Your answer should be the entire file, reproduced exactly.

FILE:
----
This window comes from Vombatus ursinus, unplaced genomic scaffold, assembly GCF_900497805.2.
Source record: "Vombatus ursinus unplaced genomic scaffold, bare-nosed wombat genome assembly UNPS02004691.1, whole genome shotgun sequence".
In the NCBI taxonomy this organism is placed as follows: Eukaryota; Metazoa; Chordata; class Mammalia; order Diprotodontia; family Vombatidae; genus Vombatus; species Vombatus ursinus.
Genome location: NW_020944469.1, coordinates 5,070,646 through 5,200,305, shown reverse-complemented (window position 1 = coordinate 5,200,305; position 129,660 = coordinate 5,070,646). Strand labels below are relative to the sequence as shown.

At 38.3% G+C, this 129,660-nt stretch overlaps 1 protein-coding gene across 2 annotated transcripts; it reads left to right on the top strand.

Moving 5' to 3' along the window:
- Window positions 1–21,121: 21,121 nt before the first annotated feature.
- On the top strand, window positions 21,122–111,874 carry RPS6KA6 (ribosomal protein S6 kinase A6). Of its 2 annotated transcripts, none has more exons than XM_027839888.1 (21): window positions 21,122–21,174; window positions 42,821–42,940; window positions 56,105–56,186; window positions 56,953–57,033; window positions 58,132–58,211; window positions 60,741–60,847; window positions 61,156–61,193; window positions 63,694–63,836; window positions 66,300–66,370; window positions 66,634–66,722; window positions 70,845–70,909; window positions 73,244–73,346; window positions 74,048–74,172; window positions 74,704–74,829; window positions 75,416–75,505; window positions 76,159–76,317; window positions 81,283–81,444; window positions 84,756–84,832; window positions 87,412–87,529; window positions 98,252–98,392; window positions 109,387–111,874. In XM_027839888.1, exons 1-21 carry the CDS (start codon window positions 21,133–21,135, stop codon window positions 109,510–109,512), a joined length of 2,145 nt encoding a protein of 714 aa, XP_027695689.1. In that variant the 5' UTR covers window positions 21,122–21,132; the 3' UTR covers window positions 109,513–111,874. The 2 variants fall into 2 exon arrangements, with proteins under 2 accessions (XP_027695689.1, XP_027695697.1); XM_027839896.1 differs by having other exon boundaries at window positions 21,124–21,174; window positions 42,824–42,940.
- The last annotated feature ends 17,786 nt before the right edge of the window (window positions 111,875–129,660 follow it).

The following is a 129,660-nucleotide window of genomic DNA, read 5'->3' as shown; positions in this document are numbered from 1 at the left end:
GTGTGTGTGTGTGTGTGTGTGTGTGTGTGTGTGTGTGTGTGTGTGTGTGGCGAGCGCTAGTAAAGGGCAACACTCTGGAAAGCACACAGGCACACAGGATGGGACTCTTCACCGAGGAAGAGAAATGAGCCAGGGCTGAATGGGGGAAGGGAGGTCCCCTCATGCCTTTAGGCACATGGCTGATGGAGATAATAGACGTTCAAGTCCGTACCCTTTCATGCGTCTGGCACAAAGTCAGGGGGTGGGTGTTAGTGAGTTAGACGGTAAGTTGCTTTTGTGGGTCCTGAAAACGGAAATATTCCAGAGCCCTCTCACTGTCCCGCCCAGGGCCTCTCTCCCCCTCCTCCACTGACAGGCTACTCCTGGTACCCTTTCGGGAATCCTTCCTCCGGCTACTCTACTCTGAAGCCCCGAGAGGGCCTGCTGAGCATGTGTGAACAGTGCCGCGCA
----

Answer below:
This window comes from Vombatus ursinus, unplaced genomic scaffold, assembly GCF_900497805.2.
Source record: "Vombatus ursinus unplaced genomic scaffold, bare-nosed wombat genome assembly UNPS02004691.1, whole genome shotgun sequence".
In the NCBI taxonomy this organism is placed as follows: Eukaryota; Metazoa; Chordata; class Mammalia; order Diprotodontia; family Vombatidae; genus Vombatus; species Vombatus ursinus.
Genome location: NW_020944469.1, coordinates 5,070,646 through 5,200,305, shown reverse-complemented (window position 1 = coordinate 5,200,305; position 129,660 = coordinate 5,070,646). Strand labels below are relative to the sequence as shown.

At 38.3% G+C, this 129,660-nt stretch overlaps 1 protein-coding gene across 2 annotated transcripts; it reads left to right on the top strand.

Moving 5' to 3' along the window:
- Window positions 1–21,121: 21,121 nt before the first annotated feature.
- On the top strand, window positions 21,122–111,874 carry RPS6KA6 (ribosomal protein S6 kinase A6). Of its 2 annotated transcripts, none has more exons than XM_027839888.1 (21): window positions 21,122–21,174; window positions 42,821–42,940; window positions 56,105–56,186; window positions 56,953–57,033; window positions 58,132–58,211; window positions 60,741–60,847; window positions 61,156–61,193; window positions 63,694–63,836; window positions 66,300–66,370; window positions 66,634–66,722; window positions 70,845–70,909; window positions 73,244–73,346; window positions 74,048–74,172; window positions 74,704–74,829; window positions 75,416–75,505; window positions 76,159–76,317; window positions 81,283–81,444; window positions 84,756–84,832; window positions 87,412–87,529; window positions 98,252–98,392; window positions 109,387–111,874. In XM_027839888.1, exons 1-21 carry the CDS (start codon window positions 21,133–21,135, stop codon window positions 109,510–109,512), a joined length of 2,145 nt encoding a protein of 714 aa, XP_027695689.1. In that variant the 5' UTR covers window positions 21,122–21,132; the 3' UTR covers window positions 109,513–111,874. The 2 variants fall into 2 exon arrangements, with proteins under 2 accessions (XP_027695689.1, XP_027695697.1); XM_027839896.1 differs by having other exon boundaries at window positions 21,124–21,174; window positions 42,824–42,940.
- The last annotated feature ends 17,786 nt before the right edge of the window (window positions 111,875–129,660 follow it).

The following is a 129,660-nucleotide window of genomic DNA, read 5'->3' as shown; positions in this document are numbered from 1 at the left end:
GTGTGTGTGTGTGTGTGTGTGTGTGTGTGTGTGTGTGTGTGTGTGTGTGGCGAGCGCTAGTAAAGGGCAACACTCTGGAAAGCACACAGGCACACAGGATGGGACTCTTCACCGAGGAAGAGAAATGAGCCAGGGCTGAATGGGGGAAGGGAGGTCCCCTCATGCCTTTAGGCACATGGCTGATGGAGATAATAGACGTTCAAGTCCGTACCCTTTCATGCGTCTGGCACAAAGTCAGGGGGTGGGTGTTAGTGAGTTAGACGGTAAGTTGCTTTTGTGGGTCCTGAAAACGGAAATATTCCAGAGCCCTCTCACTGTCCCGCCCAGGGCCTCTCTCCCCCTCCTCCACTGACAGGCTACTCCTGGTACCCTTTCGGGAATCCTTCCTCCGGCTACTCTACTCTGAAGCCCCGAGAGGGCCTGCTGAGCATGTGTGAACAGTGCCGCGCA